• One 12-ounce beer
  • One 5-ounce glass of wine
  • One 1.5-ounce shot of liquor (which can be in a mixed drink)

Moderate daily drinking counts as two drinks for adult men and one drink for adult women. That doesn’t mean it’s fine to have a drink every night. It also doesn’t mean you should save up those drinks for weekend binges, which are harmful on their own. 

Slow Down and Alternate With Nonalcoholic Drinks

On nights you decide not to drink, sip from a full glass of something nonalcoholic, such as seltzer with lime in a Solo cup. There are also lots of mocktails that look and taste pretty good. 

When you are drinking, clock your intake—maybe one alcoholic drink every hour or so. As soon as you finish that drink, break out your nonalcoholic beverage and stick with it until it’s time for—and you’re interested in—more alcohol. Be sure to bring your own, since you can never assume there will be nonalcoholic options where you’re going.

Strategize How You’ll Say No

You don’t owe anyone a detailed explanation for not drinking or drinking less. “No, I’m OK” or “I’m drinking this,” as you hold up a cup filled with whatever, works fine if someone offers. If they ask why you’re not partying, “I’m trying to cut back” should do the trick. If you don’t want to get into things, these lines also work fine: “I need a night off” or “I have to get up early tomorrow for [fill in the blank].” Knowing your “no” and having stock responses ready beforehand will help you handle these situations.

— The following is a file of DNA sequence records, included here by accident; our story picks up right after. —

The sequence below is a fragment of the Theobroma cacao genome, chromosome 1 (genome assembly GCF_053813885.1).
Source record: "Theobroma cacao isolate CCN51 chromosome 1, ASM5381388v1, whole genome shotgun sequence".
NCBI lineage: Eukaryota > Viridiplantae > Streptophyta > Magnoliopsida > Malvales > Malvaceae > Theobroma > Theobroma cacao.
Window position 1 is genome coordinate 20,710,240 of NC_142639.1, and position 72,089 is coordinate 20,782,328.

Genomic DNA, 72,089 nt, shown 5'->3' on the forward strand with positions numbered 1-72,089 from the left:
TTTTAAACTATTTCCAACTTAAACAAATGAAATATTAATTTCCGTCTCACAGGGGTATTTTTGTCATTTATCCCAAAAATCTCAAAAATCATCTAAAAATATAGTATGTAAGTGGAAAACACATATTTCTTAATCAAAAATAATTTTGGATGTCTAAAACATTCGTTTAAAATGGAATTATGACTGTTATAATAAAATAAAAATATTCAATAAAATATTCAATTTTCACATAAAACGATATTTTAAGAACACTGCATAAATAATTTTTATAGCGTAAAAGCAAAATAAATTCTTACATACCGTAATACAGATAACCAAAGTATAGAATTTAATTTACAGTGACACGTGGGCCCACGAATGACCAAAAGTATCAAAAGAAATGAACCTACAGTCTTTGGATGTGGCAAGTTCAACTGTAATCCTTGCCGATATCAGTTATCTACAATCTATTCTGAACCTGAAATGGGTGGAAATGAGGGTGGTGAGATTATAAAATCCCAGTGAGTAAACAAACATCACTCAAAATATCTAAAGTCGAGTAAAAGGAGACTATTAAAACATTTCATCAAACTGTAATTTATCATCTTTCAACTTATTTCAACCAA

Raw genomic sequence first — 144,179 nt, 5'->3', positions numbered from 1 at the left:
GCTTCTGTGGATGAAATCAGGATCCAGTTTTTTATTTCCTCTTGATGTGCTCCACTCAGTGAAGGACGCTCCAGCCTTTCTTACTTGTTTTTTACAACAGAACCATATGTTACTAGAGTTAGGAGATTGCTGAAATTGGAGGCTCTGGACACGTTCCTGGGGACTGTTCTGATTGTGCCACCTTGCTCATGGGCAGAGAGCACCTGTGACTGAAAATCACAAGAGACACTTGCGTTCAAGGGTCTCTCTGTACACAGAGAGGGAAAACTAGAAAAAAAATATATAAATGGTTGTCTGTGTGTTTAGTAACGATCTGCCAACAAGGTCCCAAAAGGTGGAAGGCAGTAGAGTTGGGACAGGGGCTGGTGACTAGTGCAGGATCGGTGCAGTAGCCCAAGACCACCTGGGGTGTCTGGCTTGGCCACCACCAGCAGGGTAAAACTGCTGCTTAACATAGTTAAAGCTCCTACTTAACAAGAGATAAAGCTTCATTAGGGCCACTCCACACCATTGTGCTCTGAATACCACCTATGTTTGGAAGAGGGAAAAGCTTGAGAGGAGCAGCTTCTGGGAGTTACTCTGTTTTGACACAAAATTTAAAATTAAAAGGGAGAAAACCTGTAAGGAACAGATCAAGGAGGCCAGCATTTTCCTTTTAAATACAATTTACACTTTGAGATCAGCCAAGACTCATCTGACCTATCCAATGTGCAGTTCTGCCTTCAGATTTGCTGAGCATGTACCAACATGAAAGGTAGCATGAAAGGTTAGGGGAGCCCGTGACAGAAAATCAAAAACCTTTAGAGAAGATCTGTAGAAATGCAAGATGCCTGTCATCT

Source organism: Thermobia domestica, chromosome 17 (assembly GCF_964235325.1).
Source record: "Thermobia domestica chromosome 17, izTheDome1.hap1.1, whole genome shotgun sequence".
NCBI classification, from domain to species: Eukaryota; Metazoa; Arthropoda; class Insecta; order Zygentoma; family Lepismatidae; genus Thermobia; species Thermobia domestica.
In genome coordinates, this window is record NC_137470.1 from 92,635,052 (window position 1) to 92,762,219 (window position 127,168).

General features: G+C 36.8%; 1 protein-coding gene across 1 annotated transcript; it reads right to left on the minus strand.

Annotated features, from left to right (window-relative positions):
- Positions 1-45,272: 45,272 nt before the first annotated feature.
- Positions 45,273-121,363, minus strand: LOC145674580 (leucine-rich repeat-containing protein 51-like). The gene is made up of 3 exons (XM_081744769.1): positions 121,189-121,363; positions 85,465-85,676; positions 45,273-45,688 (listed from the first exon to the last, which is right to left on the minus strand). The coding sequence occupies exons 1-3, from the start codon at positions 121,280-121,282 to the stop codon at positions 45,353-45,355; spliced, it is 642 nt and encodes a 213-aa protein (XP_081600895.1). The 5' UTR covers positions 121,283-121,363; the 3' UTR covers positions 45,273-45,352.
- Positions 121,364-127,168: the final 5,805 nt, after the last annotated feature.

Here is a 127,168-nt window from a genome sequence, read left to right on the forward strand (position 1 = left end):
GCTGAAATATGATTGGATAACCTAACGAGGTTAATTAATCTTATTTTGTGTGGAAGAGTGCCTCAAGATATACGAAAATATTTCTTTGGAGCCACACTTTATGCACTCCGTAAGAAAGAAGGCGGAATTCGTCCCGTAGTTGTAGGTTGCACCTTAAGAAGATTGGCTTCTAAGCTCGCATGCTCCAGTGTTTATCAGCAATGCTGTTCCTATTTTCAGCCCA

Reward Yourself

Drinking less has a lot of payoffs, but you might actually feel kind of crappy at first as you adjust physically, emotionally, and socially. Be good to yourself. Get enough sleep, work out, and build in downtime to help you manage stress. You may have a little extra cash now that you’re not spending as much on alcohol. Sign up for a yoga or meditation class, or get a massage or tickets to a concert. You’re doing something great for yourself. You deserve to feel good and reward yourself.

Get Some Help

Even if you are underage, you can reach out for support without being judged or lectured about how you shouldn’t be drinking at all. You can talk to a therapist or school counselor. There are apps such as Sunnyside, which help you track your progress and provide ongoing feedback, although it’s sometimes for a fee. 

You can also connect with a controlled drinking group such as Moderation Management. The free, peer-led program requires you to stop drinking for 30 days before you work moderate drinking back into your life. Some participants want more control over how they use alcohol, while others want to work slowly toward stopping altogether. Check out this directory for other alcohol-management programs.

Cutting back on alcohol is great for you, but it can also be a challenge. Give yourself a break if you slip up at times. That’s just part of the process. Think about why it happened and what you can do differently to avoid having it happen again, and plow ahead. If you are really having trouble drinking less, you may need some support. That’s OK! There’s plenty of help out there. You can do this.

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If you or someone you know needs to talk to someone right now, text, call, or chat 988 for a free confidential conversation with a trained counselor 24/7. 

You can also contact the Crisis Text Line by texting HOME to 741-741.

If this is a medical emergency or if there is immediate danger of harm, call 911 and explain that you need support for a mental health crisis.